- The Washington Times - Saturday, July 7, 2001

Comic hypnotist Flip Orley first tested his powers on the playground. He was not seeking to explore the human mind. As a sixth-grade boy, he faced a much greater challenge: getting girls. He purchased "How to Pick Up Girls Through Hypnotism" and tried it on his crush.
"I said something like, 'Come here. Look in my eyes,'" says Mr. Orley, who begins his two-week run at the D.C. Improv on July 17. "She said, 'You're freaking me out and kicked me.'"
He would get better.
After reading books upon books in high school, he finally succeeded. He hypnotized his friend to believe a parakeet was perched on his finger.
The Phoenix native went on to study psychology at the University of Arizona and hypnotism at the Chicago Institute of Hypnotism. In college, he took his act to the stage. Since then, he has been featured on the "Today" show, "Entertainment Tonight" and several talk shows. Now in his 30s (he won't divulge his exact age), he performs about 300 shows throughout the country each year.
His show varies with each audience. He chooses about 20 volunteers to be hypnotized. On average, Mr. Orley says, he succeeds in hypnotizing 40 percent to 60 percent of them.
He starts off easily and then challenges volunteers to open their eyes. When hypnotized, he tells them, they can't do that.
People are perplexed when they are unable to open their eyes, he says. Although they're hypnotized, volunteers are always in touch with reality.
When you are hypnotized, "you are aware. You are not asleep," Mr. Orley says. It is the strong power of suggestion that controls the subject's actions.
After that exercise, volunteers realize hypnotism can work and they "open their minds to more unusual experiences," the hypnotist says.
He makes certain volunteers feel comfortable the entire time.
"It's not a dog-and-pony show," Mr. Orley says. "I let people know exactly what they're in store for. It's fun and entertaining without being mean to anyone."
For safety's sake, he repeats throughout the show, "Do not tell us any personal information."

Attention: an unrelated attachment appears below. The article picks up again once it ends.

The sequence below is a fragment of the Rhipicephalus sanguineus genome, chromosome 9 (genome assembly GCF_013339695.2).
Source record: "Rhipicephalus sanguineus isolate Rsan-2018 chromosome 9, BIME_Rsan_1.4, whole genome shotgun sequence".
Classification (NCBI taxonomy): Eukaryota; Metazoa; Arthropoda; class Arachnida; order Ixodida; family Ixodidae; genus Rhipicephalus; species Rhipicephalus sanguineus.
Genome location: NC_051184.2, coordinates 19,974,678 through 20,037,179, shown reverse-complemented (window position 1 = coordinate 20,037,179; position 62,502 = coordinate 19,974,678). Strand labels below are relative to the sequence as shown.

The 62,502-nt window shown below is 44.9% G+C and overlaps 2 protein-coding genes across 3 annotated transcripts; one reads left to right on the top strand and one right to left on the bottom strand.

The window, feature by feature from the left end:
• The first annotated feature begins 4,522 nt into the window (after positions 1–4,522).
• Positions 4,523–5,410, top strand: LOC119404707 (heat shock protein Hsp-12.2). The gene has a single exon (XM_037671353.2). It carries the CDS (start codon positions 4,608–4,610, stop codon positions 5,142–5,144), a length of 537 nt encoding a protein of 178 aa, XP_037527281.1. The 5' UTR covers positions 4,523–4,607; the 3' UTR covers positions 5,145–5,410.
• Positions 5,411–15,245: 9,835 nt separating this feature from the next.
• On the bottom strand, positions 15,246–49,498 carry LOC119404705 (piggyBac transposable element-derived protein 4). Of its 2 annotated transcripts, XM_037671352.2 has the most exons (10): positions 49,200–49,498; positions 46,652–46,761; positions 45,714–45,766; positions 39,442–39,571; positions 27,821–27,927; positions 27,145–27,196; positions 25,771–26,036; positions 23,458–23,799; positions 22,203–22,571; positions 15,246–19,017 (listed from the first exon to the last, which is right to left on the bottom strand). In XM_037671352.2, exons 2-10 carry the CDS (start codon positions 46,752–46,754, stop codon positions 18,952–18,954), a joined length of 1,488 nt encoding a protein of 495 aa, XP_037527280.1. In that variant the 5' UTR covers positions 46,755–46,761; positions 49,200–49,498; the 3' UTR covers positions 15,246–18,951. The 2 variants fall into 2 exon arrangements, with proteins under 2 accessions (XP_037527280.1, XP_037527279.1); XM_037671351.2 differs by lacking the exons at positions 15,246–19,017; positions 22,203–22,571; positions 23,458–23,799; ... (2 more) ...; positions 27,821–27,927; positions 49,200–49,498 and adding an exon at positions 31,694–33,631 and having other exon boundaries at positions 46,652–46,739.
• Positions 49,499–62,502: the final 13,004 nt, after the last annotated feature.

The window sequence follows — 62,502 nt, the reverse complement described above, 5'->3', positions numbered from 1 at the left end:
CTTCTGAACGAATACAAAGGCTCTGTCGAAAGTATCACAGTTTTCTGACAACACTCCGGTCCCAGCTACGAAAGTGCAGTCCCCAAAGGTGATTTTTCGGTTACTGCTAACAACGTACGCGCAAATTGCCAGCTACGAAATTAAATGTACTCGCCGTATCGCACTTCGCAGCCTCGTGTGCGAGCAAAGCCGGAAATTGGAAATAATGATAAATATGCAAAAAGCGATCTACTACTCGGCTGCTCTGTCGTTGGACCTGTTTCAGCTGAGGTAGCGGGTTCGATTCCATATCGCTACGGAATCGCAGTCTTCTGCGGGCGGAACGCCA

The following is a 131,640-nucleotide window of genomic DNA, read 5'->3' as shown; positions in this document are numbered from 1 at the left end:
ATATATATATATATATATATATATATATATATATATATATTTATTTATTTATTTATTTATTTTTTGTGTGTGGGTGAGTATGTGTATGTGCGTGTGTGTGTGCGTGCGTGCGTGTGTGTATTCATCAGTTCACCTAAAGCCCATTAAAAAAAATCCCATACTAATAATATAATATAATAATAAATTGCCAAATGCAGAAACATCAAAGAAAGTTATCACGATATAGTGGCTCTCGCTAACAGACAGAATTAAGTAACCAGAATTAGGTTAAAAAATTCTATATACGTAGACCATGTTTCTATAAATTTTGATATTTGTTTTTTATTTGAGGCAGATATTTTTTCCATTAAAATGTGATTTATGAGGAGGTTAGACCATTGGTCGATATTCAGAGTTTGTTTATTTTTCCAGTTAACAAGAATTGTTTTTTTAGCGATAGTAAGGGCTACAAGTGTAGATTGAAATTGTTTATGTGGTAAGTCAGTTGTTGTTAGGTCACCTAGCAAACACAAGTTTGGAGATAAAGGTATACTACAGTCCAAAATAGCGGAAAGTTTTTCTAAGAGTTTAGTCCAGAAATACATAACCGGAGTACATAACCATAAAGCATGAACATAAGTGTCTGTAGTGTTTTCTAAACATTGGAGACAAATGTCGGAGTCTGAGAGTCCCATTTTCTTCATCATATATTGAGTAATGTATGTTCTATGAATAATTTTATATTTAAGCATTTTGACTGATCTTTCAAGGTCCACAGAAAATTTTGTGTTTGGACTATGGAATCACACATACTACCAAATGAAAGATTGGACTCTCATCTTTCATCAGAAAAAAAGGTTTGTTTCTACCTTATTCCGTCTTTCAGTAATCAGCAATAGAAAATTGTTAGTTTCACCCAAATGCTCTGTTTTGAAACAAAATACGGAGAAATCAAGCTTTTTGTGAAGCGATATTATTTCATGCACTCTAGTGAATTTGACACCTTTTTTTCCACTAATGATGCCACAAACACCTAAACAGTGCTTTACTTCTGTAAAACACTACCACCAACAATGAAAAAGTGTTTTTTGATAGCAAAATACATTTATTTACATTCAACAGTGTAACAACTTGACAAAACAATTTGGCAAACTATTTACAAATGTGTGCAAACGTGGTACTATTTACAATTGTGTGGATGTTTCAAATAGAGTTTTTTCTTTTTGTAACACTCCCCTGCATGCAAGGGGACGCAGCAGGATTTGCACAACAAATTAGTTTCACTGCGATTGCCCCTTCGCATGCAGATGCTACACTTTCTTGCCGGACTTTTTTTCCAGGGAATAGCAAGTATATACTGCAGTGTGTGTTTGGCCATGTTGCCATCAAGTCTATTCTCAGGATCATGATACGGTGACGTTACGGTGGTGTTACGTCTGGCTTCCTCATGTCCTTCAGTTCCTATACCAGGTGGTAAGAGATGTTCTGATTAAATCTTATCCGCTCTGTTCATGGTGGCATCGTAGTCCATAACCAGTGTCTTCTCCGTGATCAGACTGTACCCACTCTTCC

"I don't want anyone to be onstage and tell us something personal, then go home and fight with their husband or wife," he says.
Instead, the hypnotist reminds volunteers to act from their imaginations.
Mr. Orley has about 30 hours' worth of material. He chooses material based on each audience. One of his favorites is "Holiday Dads." In it, he incorporates images of Santa Claus, the Easter Bunny and the Tooth Fairy in the act. He then tells his volunteers from the audience, the holiday children, that they are in group therapy.
"Santa Claus' kids say things like, 'My dad never takes me on the sleigh.' The Easter Bunny's kids say, 'He forces us to paint Easter Eggs,'" Mr. Orley says, remembering doozies thought up by past volunteers.
Everybody can be hypnotized, he says. It all depends on a willingness to do funny things onstage. Some people have a "natural desire to get their 15 minutes," the hypnotist says. "Others are more resistant."
He tells of his recent unsuccessful run in Birmingham, Ala., where most of his audiences were resistant.
"The guys would sit down onstage and say, 'C'mon, hypno-boy, put me under,'" Mr. Orley says with his best Southern drawl.
He's not going back to Birmingham, but he says he is "very excited" to be coming to Washington.

WHAT: Hypnotist Flip Orley
WHERE: The D.C. Improv, 1140 Connecticut Ave. NW
WHEN: July 17 through 22 and July 24 through 29. Fridays and Saturdays at 8 and 10:30 p.m., Tuesdays through Thursdays and Sundays at 8:30 p.m.
TICKETS: $17 Fridays and Saturdays, $15 Tuesdays through Thursdays and Sundays.
PHONE: 202/296-7008

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